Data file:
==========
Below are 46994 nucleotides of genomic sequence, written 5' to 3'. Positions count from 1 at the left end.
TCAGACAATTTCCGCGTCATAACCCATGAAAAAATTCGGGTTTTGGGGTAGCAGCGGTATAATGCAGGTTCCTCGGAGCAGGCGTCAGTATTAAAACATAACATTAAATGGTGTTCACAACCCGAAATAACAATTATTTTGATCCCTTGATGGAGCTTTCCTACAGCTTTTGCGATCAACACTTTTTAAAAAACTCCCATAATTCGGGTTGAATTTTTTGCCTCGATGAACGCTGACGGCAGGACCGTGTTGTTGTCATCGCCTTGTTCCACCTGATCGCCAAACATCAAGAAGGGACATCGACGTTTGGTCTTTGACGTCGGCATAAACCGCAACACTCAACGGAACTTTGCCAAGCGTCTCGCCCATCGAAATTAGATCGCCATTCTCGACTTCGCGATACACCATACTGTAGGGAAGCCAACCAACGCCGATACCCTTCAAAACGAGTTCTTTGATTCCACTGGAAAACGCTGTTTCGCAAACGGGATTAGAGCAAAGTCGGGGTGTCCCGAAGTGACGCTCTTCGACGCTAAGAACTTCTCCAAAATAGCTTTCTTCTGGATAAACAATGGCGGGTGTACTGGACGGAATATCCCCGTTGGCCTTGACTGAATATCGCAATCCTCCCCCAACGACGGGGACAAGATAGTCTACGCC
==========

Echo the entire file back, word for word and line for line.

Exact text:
Below are 46994 nucleotides of genomic sequence, written 5' to 3'. Positions count from 1 at the left end.
TCAGACAATTTCCGCGTCATAACCCATGAAAAAATTCGGGTTTTGGGGTAGCAGCGGTATAATGCAGGTTCCTCGGAGCAGGCGTCAGTATTAAAACATAACATTAAATGGTGTTCACAACCCGAAATAACAATTATTTTGATCCCTTGATGGAGCTTTCCTACAGCTTTTGCGATCAACACTTTTTAAAAAACTCCCATAATTCGGGTTGAATTTTTTGCCTCGATGAACGCTGACGGCAGGACCGTGTTGTTGTCATCGCCTTGTTCCACCTGATCGCCAAACATCAAGAAGGGACATCGACGTTTGGTCTTTGACGTCGGCATAAACCGCAACACTCAACGGAACTTTGCCAAGCGTCTCGCCCATCGAAATTAGATCGCCATTCTCGACTTCGCGATACACCATACTGTAGGGAAGCCAACCAACGCCGATACCCTTCAAAACGAGTTCTTTGATTCCACTGGAAAACGCTGTTTCGCAAACGGGATTAGAGCAAAGTCGGGGTGTCCCGAAGTGACGCTCTTCGACGCTAAGAACTTCTCCAAAATAGCTTTCTTCTGGATAAACAATGGCGGGTGTACTGGACGGAATATCCCCGTTGGCCTTGACTGAATATCGCAATCCTCCCCCAACGACGGGGACAAGATAGTCTACGCC